Moderate exercise a few days a week is good for your health, but new research shows that more may not always be better.

At the risk of encouraging you to binge-watch on the couch a little longer, too much exercise may be bad for your heart, say researchers in a new study.

But before you get too comfy, keep in mind that an inactive lifestyle increases your risk of obesity, heart disease, type 2 diabetes, and a host of other chronic illnesses.

We know this because scientists have been studying the lower boundaries of exercise for many years.

All to answer the question: What’s the minimum amount of physical activity that you need each week to live a longer and healthier life?

Recently, more studies have started to look at the other end of the exercise spectrum to see if more is always better.

One of these studies was published October 16 in Mayo Clinic Proceedings.

Researchers found that people who exercised well over the national physical activity guidelines for many years were more likely to develop coronary artery calcification (CAC) by middle age.

CAC, which is measured using CT scans, indicates that calcium-containing plaques are present in the arteries of the heart — a predictor of heart disease.

The study included almost 3,200 people. Researchers followed them for 25 years, starting when they were young adults.

At the beginning of the study, and during three to eight follow-up visits, participants reported how often and the types of physical activities they participated in.

Researchers used this information to divide participants into three groups: those who met the physical activity guidelines, those who fell below, and those who exceeded it by at least three times.

The U.S. Department of Health and Human Services’ “2008 Physical Activity Guidelines for Americans” recommend that adults do at least 150 minutes a week of moderate-intensity, or 75 minutes a week of vigorous-intensity, aerobic activity.

Vigorous-intensity activities include running, biking, swimming, exercise or dance classes, and strenuous sports.

Moderate-intensity activities include walking, hiking, golfing, home exercises, and gardening.

People who exercised three times the recommended amount — or the equivalent of 450 minutes a week of moderate activity — had a 27 percent higher risk of developing CAC during the study period, compared to those who exercised the least.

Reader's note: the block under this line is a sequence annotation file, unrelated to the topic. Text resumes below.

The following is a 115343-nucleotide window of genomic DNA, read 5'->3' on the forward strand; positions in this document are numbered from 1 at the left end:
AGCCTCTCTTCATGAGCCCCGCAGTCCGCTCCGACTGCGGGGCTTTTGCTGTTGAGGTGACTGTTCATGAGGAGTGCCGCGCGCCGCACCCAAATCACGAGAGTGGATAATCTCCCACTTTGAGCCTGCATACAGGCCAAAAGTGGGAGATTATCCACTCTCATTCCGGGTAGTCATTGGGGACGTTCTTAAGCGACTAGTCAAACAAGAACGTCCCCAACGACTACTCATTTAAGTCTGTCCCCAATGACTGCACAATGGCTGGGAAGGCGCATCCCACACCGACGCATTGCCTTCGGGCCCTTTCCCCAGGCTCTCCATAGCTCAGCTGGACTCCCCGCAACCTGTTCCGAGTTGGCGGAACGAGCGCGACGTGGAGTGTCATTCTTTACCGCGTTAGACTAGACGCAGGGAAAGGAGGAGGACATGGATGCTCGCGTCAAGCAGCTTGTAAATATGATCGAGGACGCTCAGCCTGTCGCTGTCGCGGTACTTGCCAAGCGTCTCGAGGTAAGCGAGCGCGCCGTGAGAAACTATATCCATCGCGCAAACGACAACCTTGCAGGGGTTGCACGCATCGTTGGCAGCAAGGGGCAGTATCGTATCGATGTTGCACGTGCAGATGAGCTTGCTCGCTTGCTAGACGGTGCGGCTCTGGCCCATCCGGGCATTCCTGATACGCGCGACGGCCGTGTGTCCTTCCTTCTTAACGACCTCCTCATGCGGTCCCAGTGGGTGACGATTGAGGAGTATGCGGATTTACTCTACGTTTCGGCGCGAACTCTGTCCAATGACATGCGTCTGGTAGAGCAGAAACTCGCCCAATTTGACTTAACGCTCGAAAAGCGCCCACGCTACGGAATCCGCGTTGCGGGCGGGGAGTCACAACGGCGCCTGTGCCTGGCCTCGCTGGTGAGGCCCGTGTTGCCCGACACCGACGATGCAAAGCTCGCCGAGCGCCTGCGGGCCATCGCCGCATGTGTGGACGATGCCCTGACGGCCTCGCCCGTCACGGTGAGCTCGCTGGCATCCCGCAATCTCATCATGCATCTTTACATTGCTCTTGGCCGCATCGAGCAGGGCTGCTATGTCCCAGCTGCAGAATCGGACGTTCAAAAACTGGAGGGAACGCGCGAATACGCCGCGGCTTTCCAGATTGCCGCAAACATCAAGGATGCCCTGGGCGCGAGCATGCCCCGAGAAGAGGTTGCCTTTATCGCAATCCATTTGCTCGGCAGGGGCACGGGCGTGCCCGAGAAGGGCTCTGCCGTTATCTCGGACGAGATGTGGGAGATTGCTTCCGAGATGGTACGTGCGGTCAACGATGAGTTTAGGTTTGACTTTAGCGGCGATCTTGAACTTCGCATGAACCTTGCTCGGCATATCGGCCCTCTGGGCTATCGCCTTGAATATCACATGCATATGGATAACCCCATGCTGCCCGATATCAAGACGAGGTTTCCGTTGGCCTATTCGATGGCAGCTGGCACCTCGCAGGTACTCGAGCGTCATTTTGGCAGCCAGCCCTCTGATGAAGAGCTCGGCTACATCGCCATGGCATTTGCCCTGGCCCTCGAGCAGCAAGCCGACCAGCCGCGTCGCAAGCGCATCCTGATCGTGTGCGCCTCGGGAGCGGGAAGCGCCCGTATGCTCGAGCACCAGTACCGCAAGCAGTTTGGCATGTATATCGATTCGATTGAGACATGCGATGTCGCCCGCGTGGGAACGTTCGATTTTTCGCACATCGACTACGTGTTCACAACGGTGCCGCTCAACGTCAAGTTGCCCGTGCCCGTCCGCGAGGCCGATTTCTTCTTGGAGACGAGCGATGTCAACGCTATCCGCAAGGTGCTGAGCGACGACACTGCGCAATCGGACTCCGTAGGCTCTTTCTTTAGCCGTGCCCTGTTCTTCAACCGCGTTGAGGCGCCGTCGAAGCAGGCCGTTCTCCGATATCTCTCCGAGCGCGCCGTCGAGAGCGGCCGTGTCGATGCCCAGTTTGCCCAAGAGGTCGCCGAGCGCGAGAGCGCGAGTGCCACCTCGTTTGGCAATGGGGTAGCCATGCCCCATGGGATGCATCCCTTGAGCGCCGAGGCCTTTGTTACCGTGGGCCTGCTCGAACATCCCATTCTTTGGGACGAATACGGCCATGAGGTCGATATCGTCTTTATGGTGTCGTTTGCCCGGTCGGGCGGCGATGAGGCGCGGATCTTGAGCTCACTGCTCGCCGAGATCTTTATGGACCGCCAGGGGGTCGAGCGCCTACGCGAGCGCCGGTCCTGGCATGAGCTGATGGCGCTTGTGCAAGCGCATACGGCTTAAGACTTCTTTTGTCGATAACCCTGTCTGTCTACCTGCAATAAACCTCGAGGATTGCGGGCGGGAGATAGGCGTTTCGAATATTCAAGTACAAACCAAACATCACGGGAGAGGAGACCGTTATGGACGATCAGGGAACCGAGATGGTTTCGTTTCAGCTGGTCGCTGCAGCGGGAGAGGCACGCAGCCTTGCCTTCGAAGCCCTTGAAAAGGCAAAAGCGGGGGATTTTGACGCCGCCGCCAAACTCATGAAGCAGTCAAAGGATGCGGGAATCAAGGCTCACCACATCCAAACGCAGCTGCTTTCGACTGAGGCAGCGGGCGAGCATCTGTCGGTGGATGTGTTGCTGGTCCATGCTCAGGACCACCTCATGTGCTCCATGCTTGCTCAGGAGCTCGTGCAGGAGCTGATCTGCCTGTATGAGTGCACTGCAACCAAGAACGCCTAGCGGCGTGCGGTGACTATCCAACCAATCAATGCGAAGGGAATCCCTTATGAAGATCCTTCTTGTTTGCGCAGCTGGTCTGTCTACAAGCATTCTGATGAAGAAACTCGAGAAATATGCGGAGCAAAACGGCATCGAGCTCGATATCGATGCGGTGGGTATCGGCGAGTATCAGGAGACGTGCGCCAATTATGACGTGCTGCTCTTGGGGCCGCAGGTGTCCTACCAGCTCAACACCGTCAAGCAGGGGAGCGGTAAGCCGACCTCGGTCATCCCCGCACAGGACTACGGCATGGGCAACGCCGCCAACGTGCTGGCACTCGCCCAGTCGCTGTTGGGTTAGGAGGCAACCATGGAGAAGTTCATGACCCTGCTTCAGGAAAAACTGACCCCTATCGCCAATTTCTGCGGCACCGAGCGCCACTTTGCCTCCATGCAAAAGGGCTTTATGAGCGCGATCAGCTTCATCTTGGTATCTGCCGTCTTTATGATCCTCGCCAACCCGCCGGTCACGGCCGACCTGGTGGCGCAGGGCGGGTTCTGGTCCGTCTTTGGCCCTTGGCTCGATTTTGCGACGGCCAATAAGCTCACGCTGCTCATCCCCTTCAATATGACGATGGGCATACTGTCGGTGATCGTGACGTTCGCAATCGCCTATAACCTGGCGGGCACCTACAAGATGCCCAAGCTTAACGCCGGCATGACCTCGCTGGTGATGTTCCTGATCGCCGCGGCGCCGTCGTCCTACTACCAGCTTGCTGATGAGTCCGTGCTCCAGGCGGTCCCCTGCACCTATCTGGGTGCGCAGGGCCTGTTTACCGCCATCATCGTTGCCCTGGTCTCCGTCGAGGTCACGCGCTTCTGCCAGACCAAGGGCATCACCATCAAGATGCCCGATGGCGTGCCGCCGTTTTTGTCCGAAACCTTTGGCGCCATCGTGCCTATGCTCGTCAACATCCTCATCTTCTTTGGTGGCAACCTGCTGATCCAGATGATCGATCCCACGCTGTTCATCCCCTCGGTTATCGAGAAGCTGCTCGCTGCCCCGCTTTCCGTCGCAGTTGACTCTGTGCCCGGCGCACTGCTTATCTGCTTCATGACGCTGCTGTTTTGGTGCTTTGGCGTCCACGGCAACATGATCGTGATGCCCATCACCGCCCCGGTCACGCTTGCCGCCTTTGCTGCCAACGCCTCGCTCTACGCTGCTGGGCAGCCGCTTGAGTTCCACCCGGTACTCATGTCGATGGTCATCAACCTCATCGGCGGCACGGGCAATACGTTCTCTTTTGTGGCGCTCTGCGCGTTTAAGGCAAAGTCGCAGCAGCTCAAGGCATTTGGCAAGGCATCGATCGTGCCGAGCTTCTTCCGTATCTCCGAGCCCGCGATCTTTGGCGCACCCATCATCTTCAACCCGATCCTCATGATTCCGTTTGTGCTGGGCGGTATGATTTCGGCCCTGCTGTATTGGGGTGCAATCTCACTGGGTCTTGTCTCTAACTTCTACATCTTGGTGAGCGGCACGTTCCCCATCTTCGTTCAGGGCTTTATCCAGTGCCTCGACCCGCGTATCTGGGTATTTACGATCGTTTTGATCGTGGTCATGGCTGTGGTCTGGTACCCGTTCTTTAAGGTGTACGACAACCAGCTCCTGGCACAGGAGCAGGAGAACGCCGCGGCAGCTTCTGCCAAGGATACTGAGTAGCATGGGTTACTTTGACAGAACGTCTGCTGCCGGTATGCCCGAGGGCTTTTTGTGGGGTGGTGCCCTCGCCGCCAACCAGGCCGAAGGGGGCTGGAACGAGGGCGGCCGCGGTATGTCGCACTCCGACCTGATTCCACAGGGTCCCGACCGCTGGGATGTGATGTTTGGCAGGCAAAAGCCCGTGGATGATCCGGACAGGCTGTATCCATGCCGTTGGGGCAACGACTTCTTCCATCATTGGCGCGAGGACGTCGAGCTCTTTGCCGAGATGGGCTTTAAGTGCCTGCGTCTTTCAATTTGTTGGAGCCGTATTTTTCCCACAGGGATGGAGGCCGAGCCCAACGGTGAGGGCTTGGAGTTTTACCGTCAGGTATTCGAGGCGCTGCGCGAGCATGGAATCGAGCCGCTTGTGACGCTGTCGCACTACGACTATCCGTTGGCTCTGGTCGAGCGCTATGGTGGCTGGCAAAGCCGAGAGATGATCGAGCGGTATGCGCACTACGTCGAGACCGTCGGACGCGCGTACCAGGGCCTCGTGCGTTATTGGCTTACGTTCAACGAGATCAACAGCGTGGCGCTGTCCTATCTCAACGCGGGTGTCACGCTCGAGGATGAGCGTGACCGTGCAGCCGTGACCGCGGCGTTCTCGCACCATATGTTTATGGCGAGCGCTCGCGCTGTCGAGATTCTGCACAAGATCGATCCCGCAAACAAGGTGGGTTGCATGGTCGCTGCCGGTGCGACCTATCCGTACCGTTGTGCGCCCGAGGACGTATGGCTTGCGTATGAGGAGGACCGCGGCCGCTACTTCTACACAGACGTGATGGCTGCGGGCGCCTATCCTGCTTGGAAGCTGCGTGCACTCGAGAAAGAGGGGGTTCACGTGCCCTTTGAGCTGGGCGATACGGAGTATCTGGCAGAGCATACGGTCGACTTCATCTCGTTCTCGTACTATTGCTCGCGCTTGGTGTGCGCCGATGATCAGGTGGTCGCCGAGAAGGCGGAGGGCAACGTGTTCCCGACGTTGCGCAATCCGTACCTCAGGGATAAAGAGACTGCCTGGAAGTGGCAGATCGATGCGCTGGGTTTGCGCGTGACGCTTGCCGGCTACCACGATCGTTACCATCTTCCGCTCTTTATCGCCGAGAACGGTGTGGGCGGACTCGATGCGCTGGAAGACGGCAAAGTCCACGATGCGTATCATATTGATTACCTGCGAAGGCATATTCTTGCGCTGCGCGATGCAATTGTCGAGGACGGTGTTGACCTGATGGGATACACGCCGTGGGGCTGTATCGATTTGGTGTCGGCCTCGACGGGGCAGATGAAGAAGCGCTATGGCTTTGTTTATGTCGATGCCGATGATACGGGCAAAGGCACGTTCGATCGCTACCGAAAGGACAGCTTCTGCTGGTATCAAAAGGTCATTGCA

The effects of extreme exercise were even greater for white participants.

This group had an 80 percent higher risk of developing CAC. The risk was slightly higher for white men than white women.

Statistically, though, the results based on race and gender were only significant for white men. This is probably because the other groups had too few participants.

The study also reinforced the benefits of regularly meeting the physical activity guidelines.

People who exercised less than the recommended amounts were more likely to have high blood pressure and type 2 diabetes in middle age.

Does this mean the presence of CAC in people who exercise at least 7.5 hours a week is a sign of heart disease later on?

The answer is… possibly.

“High levels of exercise over time may cause stress on the arteries leading to higher CAC,” Dr. Jamal Rana, a study author, said in a press release. “However, this plaque buildup may well be of the more stable kind, and thus less likely to rupture and causes heart attack, which was not evaluated in this study.”

Rana said that they plan to continue following the participants to see how many have heart attacks, other health problems, or die early.

Other studies have found similar drawbacks to high doses of physical activity.

In the Copenhagen City Heart Study, moderate joggers had a threefold increased risk of dying early, compared to light joggers. For strenuous joggers, the risk was nine times higher.

The Million Women Study found that women who did strenuous activity daily had a higher risk of heart disease, stroke, or a blood clot breaking free in the blood, compared to moderate exercisers.

However, not all research points to extreme exercise being bad for your health.

In a Swedish study of almost 74,000 non-elite long-distance cross-country skiers, those who had finished more races had a lower risk of dying early.

Other studies have found that the arteries of male ultradistance runners have larger diameters and are able to widen more, compared to those of physically inactive men.

The authors of the current study wrote that although extreme exercisers may have higher amounts of CAC, wider arteries mean that this “may not necessarily translate into adverse clinical outcomes.”

None of this, of course, is reason to stop being active. In fact, many Americans could probably use a little more physical activity in their life.

According to the Centers for Disease Control and Prevention (CDC), slightly more than half of U.S. adults met the guidelines for aerobic activity. And only one-fifth met the guidelines for both aerobic and strengthening activities.

The current study, like other research, suggests that there may be an upper limit to the benefits of exercise. After that point, the added stress may negatively impact your body — especially the heart.

For those devoted exercisers who love to push themselves beyond these limits, this study is even more reason to put extra effort into taking care of your heart.

This includes eating a healthy diet, giving up smoking, and learning to manage your stress with practices like yoga, meditation, and mindfulness training.